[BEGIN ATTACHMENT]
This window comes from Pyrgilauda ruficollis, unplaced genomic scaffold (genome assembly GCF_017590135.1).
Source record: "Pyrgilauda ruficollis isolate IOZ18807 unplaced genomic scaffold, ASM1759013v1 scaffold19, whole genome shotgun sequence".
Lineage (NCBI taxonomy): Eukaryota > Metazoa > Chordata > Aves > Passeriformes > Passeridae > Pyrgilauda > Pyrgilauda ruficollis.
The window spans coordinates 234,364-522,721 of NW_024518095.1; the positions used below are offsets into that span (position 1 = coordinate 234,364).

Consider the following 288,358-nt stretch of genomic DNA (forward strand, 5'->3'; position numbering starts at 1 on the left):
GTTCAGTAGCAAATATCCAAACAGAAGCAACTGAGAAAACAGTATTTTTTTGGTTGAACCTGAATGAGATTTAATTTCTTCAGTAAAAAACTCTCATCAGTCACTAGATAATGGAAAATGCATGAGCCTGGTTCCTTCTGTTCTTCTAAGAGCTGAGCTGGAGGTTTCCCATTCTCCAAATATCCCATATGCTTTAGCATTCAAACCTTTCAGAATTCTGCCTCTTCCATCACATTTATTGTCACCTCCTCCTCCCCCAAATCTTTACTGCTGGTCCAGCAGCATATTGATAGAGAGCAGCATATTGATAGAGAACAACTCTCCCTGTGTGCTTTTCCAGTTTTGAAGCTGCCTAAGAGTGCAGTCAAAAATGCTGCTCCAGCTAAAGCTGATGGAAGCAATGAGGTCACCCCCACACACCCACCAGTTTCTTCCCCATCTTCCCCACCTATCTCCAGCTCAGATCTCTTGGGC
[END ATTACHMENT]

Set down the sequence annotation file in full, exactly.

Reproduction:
This window comes from Pyrgilauda ruficollis, unplaced genomic scaffold (genome assembly GCF_017590135.1).
Source record: "Pyrgilauda ruficollis isolate IOZ18807 unplaced genomic scaffold, ASM1759013v1 scaffold19, whole genome shotgun sequence".
Lineage (NCBI taxonomy): Eukaryota > Metazoa > Chordata > Aves > Passeriformes > Passeridae > Pyrgilauda > Pyrgilauda ruficollis.
The window spans coordinates 234,364-522,721 of NW_024518095.1; the positions used below are offsets into that span (position 1 = coordinate 234,364).

Consider the following 288,358-nt stretch of genomic DNA (forward strand, 5'->3'; position numbering starts at 1 on the left):
GTTCAGTAGCAAATATCCAAACAGAAGCAACTGAGAAAACAGTATTTTTTTGGTTGAACCTGAATGAGATTTAATTTCTTCAGTAAAAAACTCTCATCAGTCACTAGATAATGGAAAATGCATGAGCCTGGTTCCTTCTGTTCTTCTAAGAGCTGAGCTGGAGGTTTCCCATTCTCCAAATATCCCATATGCTTTAGCATTCAAACCTTTCAGAATTCTGCCTCTTCCATCACATTTATTGTCACCTCCTCCTCCCCCAAATCTTTACTGCTGGTCCAGCAGCATATTGATAGAGAGCAGCATATTGATAGAGAACAACTCTCCCTGTGTGCTTTTCCAGTTTTGAAGCTGCCTAAGAGTGCAGTCAAAAATGCTGCTCCAGCTAAAGCTGATGGAAGCAATGAGGTCACCCCCACACACCCACCAGTTTCTTCCCCATCTTCCCCACCTATCTCCAGCTCAGATCTCTTGGGC